By Prerana Bhat and Indradip Ghosh
BENGALURU (Reuters) – The Federal Reserve will deliver another 75-basis-point interest rate hike in July, followed by a half-percentage-point rise in September, and won’t scale back to quarter-percentage-point moves until November at the earliest, according to economists polled by Reuters.
Last week the Fed hiked the federal funds rate by three-quarters of a percentage point, its largest rate increase since 1994, after official data just a few days earlier showed inflation unexpectedly rose despite expectations it had peaked.
The latest poll results, released on Wednesday before Fed Chair Jerome Powell was due to appear before the Senate Banking Committee as part of his twice-yearly monetary policy testimony to Congress, show momentum is still behind the US central bank doing more, not less, despite rising recession concerns and a steep sell-off in financial markets. Bond yields are up sharply and major Wall Street equity indexes are already trading in a bear market, defined as 20% down from their peak.
In the June 17-21 Reuters poll, nearly three-quarters of economists, 67 of 91, expected another 75-basis-point US rate hike in July. That would take the fed funds rate to a range of 2.25% -2.50%, roughly the neutral level where the Fed estimates the economy is neither stimulated nor restricted.
A strong majority expect the central bank to hike its policy rate by another 50 basis points in September, with opinion more split on whether it will hike by 25 or 50 basis points in November. A majority expect the Fed to raise rates by 25 basis points at its December meeting.
That would take the fed funds rate to a range of 3.25% -3.50% by the end of this year, 75 basis points higher than thought in a poll published just two weeks ago.
Powell last week signaled that a pause in the current tightening cycle would only be possible after a meaningful decline in inflation, which currently looks to be a more distant prospect than thought just a few weeks ago.
“Since the Fed is still underestimating the inflation problem … not recognizing that a wage-price spiral has already started, we expect they will have to raise rates faster than they now expect,” Philip Marey, senior US strategist at Rabobank, wrote in a note.
“Unfortunately, the hiking path is also likely to be followed by a recession.”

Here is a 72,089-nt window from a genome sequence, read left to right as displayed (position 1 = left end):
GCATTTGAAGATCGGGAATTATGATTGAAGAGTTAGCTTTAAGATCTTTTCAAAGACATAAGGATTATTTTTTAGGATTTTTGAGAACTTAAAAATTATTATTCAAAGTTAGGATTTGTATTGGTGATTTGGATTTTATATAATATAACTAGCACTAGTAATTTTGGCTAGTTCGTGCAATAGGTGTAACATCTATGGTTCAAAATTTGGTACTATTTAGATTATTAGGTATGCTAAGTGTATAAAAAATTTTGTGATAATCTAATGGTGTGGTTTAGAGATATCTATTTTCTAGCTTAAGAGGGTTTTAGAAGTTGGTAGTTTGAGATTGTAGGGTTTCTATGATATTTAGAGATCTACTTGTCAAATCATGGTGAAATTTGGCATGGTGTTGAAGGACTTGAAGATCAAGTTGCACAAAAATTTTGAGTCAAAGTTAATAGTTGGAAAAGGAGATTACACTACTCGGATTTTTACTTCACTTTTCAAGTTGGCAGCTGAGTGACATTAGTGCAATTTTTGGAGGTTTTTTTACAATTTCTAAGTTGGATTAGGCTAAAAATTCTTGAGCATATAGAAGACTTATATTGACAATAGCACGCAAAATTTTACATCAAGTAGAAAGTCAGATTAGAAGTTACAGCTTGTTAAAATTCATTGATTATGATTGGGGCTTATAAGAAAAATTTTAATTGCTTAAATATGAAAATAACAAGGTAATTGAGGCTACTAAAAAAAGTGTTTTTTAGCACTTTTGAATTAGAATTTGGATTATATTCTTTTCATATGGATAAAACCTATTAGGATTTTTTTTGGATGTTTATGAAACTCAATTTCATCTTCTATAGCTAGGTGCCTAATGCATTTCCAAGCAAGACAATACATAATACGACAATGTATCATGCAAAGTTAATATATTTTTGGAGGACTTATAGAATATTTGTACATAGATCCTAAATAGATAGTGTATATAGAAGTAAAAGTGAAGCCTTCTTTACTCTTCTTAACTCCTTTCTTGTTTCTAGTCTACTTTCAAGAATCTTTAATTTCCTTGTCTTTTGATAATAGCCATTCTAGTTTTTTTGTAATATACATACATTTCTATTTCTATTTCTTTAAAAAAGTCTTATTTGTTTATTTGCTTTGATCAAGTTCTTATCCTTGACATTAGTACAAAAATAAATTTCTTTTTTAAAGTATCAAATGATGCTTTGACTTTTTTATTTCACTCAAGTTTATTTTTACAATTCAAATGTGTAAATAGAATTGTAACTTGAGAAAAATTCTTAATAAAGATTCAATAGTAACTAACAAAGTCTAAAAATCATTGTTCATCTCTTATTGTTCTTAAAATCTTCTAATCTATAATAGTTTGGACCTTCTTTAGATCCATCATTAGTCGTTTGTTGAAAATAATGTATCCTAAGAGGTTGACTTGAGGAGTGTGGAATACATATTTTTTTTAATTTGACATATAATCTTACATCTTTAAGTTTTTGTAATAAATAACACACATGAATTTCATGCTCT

Graphic: Reuters Poll – US economy and Federal fund rate outlook – https://fingfx.thomsonreuters.com/gfx/polling/egvbkgazjpq/Reuters%20Poll-%20US%20economy%20and%20Fed%20rate%20outlook.PNG
Inflation will remain above the Fed’s 2% target until at least 2025, according to its own projections and a separate Reuters poll. [ECILT/US]
Although the Fed was expected to shift down to 25-basis-point rate hikes in November, a significant minority, around 40%, expected a 50-basis-point hike at that month’s meeting. Only a handful said the Fed would pause its rate hikes at some point this year.
Around three-quarters of respondents, 68 of 91, saw the end-year rate at 3.25% -3.50% or higher, in line with the Fed’s own “dot plot” showing policymakers’ projections.
Aggressive rate hikes come with their own risks, as reflected in the Fed’s economic projections where forecasts for the US unemployment rate were raised significantly and economic growth was predicted to average below trend.
The poll predicted only one 25-basis-point hike in the first quarter of next year, pushing the federal funds rate to 3.50% -3.75%, the possible terminal rate.
The Fed was expected to pause in the second and third quarters of 2023 and cut rates by 25 basis points in the final quarter of next year, according to the median forecast from a smaller sample. But forecasts for where the fed funds rate will be by the end of 2023 ranged between 2.50% -2.75% and 4.25% -4.50%, underscoring high uncertainty.
Despite Powell saying the Fed was not trying to induce a recession, a few primary dealers have either started predicting one as early as this year or have brought forward their recession calls.
(Reporting by Prerana Bhat and Indradip Ghosh; Polling by Swathi Nair and Susobhan Sarkar; Editing by Paul Simao)